At Myddfai Hall September 23rd
Swansea Lighthouse Theatre Company presents
Noel Coward’s Brief Encounters a double bill of one-act plays
Mild Oats and Still Life
Mild Oats was written in the early twenties as a vehicle for Noel Coward and Gertrude Lawrence.
It is a surprising one-act play, unmistakably Coward but delightfully comic, telling the story of a couple who have come back to a flat late at night for one thing, and find something very different happening. Something very surprising indeed. Risque for the time, it marked Coward out as a great talent, and is hardly ever performed these days.
It tells the story of Alec and Laura – a pleasant, upstanding middle-aged couple both happily married, and their doomed love affair.
The couple meet by chance in a railway station tea room They then meet a week later, and by arrangement every week subsequently until the end of the play.
Their fraught, tender, sometimes amusing encounters are set against the straightforward goings on of another courting couple – Myrtle and Albert, two railway employees. Albert’s tomfoolery alongside Myrtle’s airs and graces and their obvious devotion to each provide a lot of the humour of the piece as well as a more nuanced look at the social standards and restrictions of the time.
Alec and Laura meet in the cafe every Thursday. They talk of their hopes and fears, desires and disappointments. The audience learn of the dramas and sadness of their domestic lives and their furtive off-stage meetings. Finally they meet for a final time. Unable to consider the shame and guilt of abandoning their families passion they decide to part. Just as they about to say farewell for the last time they are disturbed by Dolly Messiter – an inveterate gossip and interfering acquaintance of Laura. Alec must leave with nothing but a fleeting touch on the shoulder, and Laura must return to her life as before with Dolly’s insistent chattering going on around her.
The play is performed by three actors each playing multiple roles and is underscored by the magnificent Rachmaninov concerto made famous by the black and white film
‘simply lovely stuff’, The South Wales Evening Post
‘oozing professionalism’, Theatre Wales website
Brief Encounters is a self-contained piece that last about 100 minutes with a fifteen minute interval. Touring from September 15th to October 3rd 2015.
The get-in takes about an hour, and the get-out about 30 minutes, and as such is perfect for village halls, studios and community centres all over Wales.
Lighthouse will provide you with publicity material and flyers.
Lighthouse Theatre is a small-scale touring theatre company, dedicated to producing character-driven interpretations of classic texts, screenplays and new writing for audiences not commonly associated with mainstream theatre, as well as for a more traditional theatre-going public.
We tour to village halls, community centres, and theatres, offering theatre skills’ workshops from the text being performed as an adjunct to our touring productions. We have done works by Coward, Dylan Thomas, Shakespeare, and others, developing a reputation for excellence in the locality and beyond.
We produce interactive theatre workshops for all educational Key Stages and have formed a partnership with Swansea’s Arts and Education Office in order to develop new school-specific touring projects touring. Last year, we performed On Scarborough Front in secondary schools in Swansea. This piece, about Wilfred Owen, was part of the WW1 commemorations and was supported by Tŷ Cerdd music service. In 2013, we performed A Child’s Christmas in Wales in schools, accompanied by a drama workshop. We researched, wrote and performed a promenade production based on the artist Josef Herman and his time in Ystradgynlais entitled Joe Bach, as part of the Josef Herman Foundation Schools Award. One participant said ‘It is a testament to their skill that meeting Joe Bach on the streets captivated both young and old participants alike’. This project has now been made into a short film for the Josef Herman Foundation.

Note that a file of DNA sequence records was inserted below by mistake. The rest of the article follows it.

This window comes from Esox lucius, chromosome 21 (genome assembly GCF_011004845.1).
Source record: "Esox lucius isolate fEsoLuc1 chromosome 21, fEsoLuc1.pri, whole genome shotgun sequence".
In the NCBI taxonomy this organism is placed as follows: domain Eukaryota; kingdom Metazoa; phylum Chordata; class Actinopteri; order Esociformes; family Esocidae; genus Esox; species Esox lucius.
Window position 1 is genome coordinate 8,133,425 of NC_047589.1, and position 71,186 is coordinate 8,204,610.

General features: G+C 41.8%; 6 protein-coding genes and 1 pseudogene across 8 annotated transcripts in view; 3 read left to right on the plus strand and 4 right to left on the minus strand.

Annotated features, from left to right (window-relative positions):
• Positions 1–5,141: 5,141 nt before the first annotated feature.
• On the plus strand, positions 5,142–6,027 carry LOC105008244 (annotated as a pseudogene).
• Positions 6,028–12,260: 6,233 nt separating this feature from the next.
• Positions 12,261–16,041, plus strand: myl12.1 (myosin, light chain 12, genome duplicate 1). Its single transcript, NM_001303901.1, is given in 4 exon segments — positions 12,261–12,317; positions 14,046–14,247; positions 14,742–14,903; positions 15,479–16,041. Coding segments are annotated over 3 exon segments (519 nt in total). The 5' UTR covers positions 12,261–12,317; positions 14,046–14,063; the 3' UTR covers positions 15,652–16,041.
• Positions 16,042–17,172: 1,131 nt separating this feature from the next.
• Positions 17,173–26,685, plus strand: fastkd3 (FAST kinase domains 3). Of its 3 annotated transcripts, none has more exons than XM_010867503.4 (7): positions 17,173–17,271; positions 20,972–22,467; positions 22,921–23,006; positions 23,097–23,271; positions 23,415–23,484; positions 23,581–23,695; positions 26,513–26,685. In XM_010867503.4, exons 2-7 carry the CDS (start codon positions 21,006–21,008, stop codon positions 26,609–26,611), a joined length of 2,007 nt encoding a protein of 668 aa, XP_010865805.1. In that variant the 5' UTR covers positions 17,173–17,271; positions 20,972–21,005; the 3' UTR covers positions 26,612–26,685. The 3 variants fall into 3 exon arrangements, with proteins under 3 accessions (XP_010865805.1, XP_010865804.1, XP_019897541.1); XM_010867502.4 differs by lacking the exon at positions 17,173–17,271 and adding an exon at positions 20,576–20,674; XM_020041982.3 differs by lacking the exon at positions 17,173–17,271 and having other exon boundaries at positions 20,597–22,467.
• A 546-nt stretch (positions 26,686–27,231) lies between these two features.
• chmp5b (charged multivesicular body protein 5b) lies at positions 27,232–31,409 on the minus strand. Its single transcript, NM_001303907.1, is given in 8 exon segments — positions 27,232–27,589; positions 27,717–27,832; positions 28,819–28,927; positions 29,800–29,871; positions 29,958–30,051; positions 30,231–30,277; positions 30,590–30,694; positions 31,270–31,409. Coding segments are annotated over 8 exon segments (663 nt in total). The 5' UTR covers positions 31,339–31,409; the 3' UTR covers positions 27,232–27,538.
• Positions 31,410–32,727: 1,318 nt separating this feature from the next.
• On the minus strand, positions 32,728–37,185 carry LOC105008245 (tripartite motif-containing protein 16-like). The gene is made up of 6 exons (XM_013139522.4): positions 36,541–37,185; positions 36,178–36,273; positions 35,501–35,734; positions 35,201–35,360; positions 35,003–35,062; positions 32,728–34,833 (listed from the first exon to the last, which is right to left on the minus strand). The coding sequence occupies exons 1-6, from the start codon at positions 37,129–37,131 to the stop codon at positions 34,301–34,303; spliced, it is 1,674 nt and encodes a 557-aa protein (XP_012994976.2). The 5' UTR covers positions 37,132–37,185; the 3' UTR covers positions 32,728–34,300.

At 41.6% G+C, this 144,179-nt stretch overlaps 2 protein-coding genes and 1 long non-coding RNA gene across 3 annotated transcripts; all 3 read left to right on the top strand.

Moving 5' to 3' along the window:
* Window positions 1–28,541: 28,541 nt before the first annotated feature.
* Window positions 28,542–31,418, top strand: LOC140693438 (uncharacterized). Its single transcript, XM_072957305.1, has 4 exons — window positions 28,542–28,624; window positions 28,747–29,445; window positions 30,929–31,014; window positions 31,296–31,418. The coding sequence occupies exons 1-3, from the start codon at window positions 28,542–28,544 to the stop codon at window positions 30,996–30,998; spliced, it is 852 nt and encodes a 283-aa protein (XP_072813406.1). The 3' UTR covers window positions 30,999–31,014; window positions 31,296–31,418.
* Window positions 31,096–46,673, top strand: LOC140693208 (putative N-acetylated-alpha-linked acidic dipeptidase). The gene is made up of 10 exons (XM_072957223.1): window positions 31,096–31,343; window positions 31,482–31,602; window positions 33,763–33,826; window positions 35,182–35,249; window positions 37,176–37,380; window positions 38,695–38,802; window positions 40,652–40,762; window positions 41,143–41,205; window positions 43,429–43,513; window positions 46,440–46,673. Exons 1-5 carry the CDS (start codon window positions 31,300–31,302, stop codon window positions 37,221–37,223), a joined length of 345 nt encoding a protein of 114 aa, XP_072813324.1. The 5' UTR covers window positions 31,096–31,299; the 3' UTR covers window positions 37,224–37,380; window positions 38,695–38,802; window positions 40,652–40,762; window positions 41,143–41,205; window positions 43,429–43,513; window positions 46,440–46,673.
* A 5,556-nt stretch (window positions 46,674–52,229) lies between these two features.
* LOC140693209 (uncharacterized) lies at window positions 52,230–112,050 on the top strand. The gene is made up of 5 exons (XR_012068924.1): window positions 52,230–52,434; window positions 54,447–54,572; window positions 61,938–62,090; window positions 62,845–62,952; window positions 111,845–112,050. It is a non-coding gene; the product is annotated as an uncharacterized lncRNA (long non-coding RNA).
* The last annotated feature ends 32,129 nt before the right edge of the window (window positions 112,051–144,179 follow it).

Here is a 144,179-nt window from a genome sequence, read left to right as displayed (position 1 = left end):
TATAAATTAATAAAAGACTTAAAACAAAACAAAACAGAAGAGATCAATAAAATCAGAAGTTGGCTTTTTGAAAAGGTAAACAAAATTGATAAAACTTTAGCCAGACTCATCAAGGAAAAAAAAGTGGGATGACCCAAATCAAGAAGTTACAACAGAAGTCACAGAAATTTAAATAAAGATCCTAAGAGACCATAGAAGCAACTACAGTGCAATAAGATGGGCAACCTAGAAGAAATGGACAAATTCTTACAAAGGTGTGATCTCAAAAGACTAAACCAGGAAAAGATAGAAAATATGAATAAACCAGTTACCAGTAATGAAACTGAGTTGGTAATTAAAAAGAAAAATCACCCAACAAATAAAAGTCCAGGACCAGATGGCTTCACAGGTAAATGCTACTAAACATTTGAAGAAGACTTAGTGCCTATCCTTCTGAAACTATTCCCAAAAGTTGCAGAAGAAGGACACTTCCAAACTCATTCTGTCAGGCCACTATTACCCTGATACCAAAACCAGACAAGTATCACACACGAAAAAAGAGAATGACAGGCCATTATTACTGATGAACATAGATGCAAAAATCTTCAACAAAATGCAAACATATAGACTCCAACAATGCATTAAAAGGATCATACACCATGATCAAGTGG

Operating predominantly in Wales, but touring widely, we have taken shows as far afield as the rural communities of North Yorkshire. In 2011, our three-person adaptation of Noel Coward’s Still Life toured to Montevideo, Buenos Aires and Welsh Patagonia. We received a Wales Arts International grant to return in 2013 with an adaptation of Oliver Goldsmith’s She Stoops to Conquer, adding Chile to the tour schedule. Our tour included delivering bilingual schools workshops, adult drama workshops, a noson lawen with a trilingual Under Milk Wood and harp masterclasses. We have maintained links with the Welsh speaking communities of Patagonia visiting towns across the region, and intend to keep a cultural relationship with our hosts there.
In 2014, we were heavily involved in the DT100 programme of events. We developed a promenade performance of Return Journey, taking the same route as the author on his return to his blitzed home-town. This performance tour played to near capacity audiences and attracted considerable critical acclaim. We also collaborated on a series of special performances, broadcasts and television programmes for the BBC, Visit Wales, DT100 and the National Trust during the centenary year – we were featured in the BBC Wales Arts Review of the Year.
Last Christmas, we worked collaboratively with the Pontardawe Arts Centre to adapt Charles Dickens’, The Chimes, touring fourteen small-scale venues – this was a great success.
We continue to attract an audience with a wide age range and field of interest nationally, but we remain firmly rooted in our home base, offering quality theatre in arts spaces as well as spoken word in local pubs and community centres.